Full Circle: A Modern Morality Tale
Hazard Press, $24.95,
Modern Morality Tale.” Let’s begin with those words. And of those words, there’s one in particular I really want you to think about: ”Modern”.
“Modern” is a funny word. As a child I had a Raleigh 20 bike. It was, and I can picture it as if it were yesterday, indisputably, unequivocally, singularly modern. That bike was the most modern bike on the road. It was gold and it didn’t have a bell. Imagine that, a bike with no bell. People stopped me in the street to tell me the bell had fallen off, and I would tell them, flushing with pride, that it had never been there in the first place. No Bell! Fancy that. Talk about modern. But my point is, although that bike was “modern” then, nobody, anywhere, would call it “modern” now.
Except, perhaps, for Bob Jones.
Are you with me?
Let me put it another way. Full Circle purports to be a modern morality tale, but the word that best sums it up for me, and it’s the weirdest thing in something so modern, is “quaint”. Which is fine. Almost endearing. But, and here’s the really odd thing, the thing that makes no sense at all, Full Circle does not set out to be “quaint”. On no, not quaint. Read the back cover and you will see five brief reviews from prominent New Zealanders which each offer a kind of promissory note of something more promising than quaint. Something, well, naughty. Something, yes, modern. We are told that we’ll be offended (once), outraged (twice), determined to shoot its author at dawn (once – although once usually does the trick with shootings), catching our breath over its high-octane audacity (once), and laugh, shriek with laughter or die laughing (five times).
You get the picture, I’m sure. A declaration of an intention to be offended, which is also a kind of disclaimer. In short, people who don’t find this book funny must have been offended by it, and anyone who’s offended by it must be some kind of uptight, politically correct wanker. The challenge, of course, is that if you don’t find Full Circle funny, it’s your fault.
Which is fine. But there’s a problem. Two, in fact. First, Full Circle is not offensive; indeed its various, self-conscious, leadenly applied, paint by numbers -isms evoke nothing so much as the Benny Hill Show without the music. Secondly, Full Circle is not funny. Public hangings are funnier. Having your home burgled on Christmas Eve is funnier. The life story of Karen Carpenter is funnier. Full Circle is possibly the least funny book I’ve ever read. Laugh? No, I didn’t actually. But thanks for asking.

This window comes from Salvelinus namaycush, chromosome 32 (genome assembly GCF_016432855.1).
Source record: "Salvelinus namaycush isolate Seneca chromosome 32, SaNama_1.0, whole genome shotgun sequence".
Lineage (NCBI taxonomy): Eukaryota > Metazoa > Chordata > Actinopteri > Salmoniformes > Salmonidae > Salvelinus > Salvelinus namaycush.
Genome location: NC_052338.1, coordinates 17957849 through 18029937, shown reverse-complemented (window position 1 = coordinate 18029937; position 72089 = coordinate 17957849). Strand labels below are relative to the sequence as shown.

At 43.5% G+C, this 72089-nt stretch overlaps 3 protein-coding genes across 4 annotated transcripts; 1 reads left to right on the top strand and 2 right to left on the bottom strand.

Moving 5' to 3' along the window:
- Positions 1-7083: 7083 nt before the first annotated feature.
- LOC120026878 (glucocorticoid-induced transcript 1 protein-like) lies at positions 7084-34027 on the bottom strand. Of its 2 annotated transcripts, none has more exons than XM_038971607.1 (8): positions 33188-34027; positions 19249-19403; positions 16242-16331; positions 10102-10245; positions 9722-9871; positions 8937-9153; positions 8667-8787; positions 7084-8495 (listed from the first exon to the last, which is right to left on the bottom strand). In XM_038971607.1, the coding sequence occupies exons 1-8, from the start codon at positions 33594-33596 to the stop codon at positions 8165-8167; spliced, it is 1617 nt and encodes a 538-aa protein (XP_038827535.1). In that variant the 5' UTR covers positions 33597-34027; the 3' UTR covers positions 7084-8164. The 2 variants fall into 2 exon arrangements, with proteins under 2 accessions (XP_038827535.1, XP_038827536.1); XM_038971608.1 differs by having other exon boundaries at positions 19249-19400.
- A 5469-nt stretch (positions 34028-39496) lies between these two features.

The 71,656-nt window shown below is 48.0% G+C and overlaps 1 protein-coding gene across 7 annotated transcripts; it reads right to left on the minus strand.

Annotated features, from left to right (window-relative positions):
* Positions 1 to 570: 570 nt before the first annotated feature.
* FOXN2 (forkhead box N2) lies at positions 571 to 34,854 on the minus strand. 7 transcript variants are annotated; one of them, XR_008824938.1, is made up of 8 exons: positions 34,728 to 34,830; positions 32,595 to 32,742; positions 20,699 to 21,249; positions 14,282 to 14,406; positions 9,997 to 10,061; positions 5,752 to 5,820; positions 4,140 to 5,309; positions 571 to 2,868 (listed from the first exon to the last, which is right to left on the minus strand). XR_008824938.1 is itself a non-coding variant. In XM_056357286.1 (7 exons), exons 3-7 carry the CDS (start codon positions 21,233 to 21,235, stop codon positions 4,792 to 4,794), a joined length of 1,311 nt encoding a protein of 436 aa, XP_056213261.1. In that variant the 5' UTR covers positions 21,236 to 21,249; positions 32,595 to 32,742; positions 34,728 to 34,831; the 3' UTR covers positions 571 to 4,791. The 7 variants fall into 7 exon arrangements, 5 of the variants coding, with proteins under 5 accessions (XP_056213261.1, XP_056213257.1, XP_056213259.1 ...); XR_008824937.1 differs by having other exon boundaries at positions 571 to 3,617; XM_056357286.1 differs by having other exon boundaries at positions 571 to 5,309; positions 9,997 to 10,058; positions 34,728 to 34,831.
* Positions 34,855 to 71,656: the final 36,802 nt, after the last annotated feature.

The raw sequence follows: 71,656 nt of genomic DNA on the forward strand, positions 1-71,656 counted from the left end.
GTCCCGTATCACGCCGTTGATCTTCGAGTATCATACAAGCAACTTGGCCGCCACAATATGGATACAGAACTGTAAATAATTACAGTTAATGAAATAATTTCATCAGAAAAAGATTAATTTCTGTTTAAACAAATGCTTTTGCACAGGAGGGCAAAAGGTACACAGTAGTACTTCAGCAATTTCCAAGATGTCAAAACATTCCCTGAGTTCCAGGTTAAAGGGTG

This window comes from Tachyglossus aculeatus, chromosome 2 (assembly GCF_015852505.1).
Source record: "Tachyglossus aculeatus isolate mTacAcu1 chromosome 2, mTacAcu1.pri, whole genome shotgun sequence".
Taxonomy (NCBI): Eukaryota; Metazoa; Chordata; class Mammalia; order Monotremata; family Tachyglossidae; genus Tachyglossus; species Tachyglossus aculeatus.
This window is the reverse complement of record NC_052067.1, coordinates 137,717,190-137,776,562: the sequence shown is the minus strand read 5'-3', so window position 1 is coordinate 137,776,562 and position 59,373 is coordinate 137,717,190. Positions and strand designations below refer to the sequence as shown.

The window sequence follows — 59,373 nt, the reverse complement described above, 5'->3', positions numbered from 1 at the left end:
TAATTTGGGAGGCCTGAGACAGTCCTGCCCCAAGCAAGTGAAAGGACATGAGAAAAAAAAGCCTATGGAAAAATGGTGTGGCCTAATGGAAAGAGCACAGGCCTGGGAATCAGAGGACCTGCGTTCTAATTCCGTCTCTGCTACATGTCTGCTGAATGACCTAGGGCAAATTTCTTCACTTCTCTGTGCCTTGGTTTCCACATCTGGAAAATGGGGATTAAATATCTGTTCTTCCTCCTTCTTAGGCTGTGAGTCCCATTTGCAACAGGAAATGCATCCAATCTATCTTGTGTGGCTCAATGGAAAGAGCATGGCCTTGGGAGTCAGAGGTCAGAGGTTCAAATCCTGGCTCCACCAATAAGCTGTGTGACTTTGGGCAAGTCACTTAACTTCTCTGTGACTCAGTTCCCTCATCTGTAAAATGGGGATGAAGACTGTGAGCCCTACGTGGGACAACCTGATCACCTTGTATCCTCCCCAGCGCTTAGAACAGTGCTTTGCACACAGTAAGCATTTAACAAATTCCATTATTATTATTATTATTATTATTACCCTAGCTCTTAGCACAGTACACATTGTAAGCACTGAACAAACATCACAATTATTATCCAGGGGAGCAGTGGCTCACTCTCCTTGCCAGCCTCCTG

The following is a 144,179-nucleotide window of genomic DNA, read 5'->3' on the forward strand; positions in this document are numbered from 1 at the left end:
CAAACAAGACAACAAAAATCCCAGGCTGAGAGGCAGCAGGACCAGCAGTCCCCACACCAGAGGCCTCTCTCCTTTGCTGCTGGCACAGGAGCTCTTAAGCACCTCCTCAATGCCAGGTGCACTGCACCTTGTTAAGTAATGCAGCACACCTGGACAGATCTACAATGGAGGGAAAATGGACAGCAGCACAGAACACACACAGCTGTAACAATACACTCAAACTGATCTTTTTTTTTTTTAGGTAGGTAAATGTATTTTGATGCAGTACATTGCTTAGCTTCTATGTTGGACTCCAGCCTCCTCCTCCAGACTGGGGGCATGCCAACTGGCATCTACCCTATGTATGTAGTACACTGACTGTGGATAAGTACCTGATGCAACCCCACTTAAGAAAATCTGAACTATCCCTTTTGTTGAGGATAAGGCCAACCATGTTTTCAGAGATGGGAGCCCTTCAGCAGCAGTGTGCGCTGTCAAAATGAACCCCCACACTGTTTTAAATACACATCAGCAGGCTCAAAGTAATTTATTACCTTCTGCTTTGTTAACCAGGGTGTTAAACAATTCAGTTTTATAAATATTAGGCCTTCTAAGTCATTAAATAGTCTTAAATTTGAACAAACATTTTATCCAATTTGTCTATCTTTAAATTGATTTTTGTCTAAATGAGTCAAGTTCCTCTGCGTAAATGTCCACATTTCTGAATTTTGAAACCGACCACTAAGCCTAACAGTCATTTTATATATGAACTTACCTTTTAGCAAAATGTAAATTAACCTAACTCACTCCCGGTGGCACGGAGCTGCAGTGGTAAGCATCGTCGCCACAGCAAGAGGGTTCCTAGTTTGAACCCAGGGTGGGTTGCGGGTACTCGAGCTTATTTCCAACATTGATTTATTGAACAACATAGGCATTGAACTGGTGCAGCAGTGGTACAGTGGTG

So not funny, not offensive, not modern. Quaint. Told you.
Full Circle is the story of, oh, look never mind. I know I should, but it’s all so scout pack sitting round the fire, if you know what I mean. Full Circle should be R18. As in nobody over 18 should read it. What’s that? Oh, okay then. I know this is an august literary periodical, so I’ll give you a very brief plot summation. Geezer, wrong drawer but loaded, fancies gaff but ain’t wadded quite enough, needs brass, fast, so floats a brothel on a Russian cruise liner down in the Antarctic. Scientists (“beards”, they’re called), lonely, horny as anything, root themselves stupid, geezer gets rich, etc, etc, etc.
I’d now like to quote from Full Circle: “Females achieve their peak irrationality at the merest sniff of a full scale wedding.” (p95) Talk about modern. “Women like visiting doctors and talking about themselves … You must remember that they’re all a bit mad and our role’s to humour them.” (p103) How modern can you get.
And then there’s the stuff about why Chinese “girls” are no good in brothels – because they root you so severely you don’t feel like going back for a few days, meaning less return business. True. It’s on p118: “Why do you think there’s one and a half billion Chinese in the world?” Golly. Now that’s modern.
Then there’s the stuff about how the conflict between India and Pakistan is sorted once and for all. It all happens because the hot water from the boat melts the ice and makes everyone think global warming is happening at high speed and that we’re all going to die: “In total, 1,847,231 lives had been lost through the crisis; mainly Bangladeshis, Indians and Pakistanis so nobody minded very much.” And on it goes. Modern, modern, modern.
Yes, we learn that women, “girls”, are a bit silly but all right as long as they can shop, don’t get exposed to weddings and are regularly given placebos by knowing male doctors. And we learn that men are, well, a bit silly, like rooting (“I’ll bet I could bring in a 300lb fat girl and all the beards would want to give her a serve at least once”) and are ever so easily ripped off by self-satisfied rich types who pay no income tax.
Plus, for good measure, and because where would modern be without “wog” jokes, we discover an unknown pygmy tribe called “Wogadoos”. Modern? Cor. Polish off the Raleigh 20, I’m taking it for a spin.
On the back of Full Circle, Deborah Coddington describes Bob Jones as “New Zealand’s funniest and most perceptive writer.” I’ve been completely bewildered by this for weeks.
But now I think I’ve got it sorted. Clearly, this is an archive manuscript, brought out (like my Raleigh 20, or perhaps even the penny farthings in Oamaru) to remind us of how things used to be. That’s it. And those reviews on the back, they must be archive reviews too. They must have been written when the book first came out, a time when this sort of thing was “funny” and “perceptive” and “outrageous” and “modern”. How brilliant. A sort of time capsule. What a jolly lark.
Thus, with no further ado, I proudly declare Full Circle Book of the Year. For 1971.
John Campbell hosts National Radio’s Saturday morning show and is a News announcer for TV 3.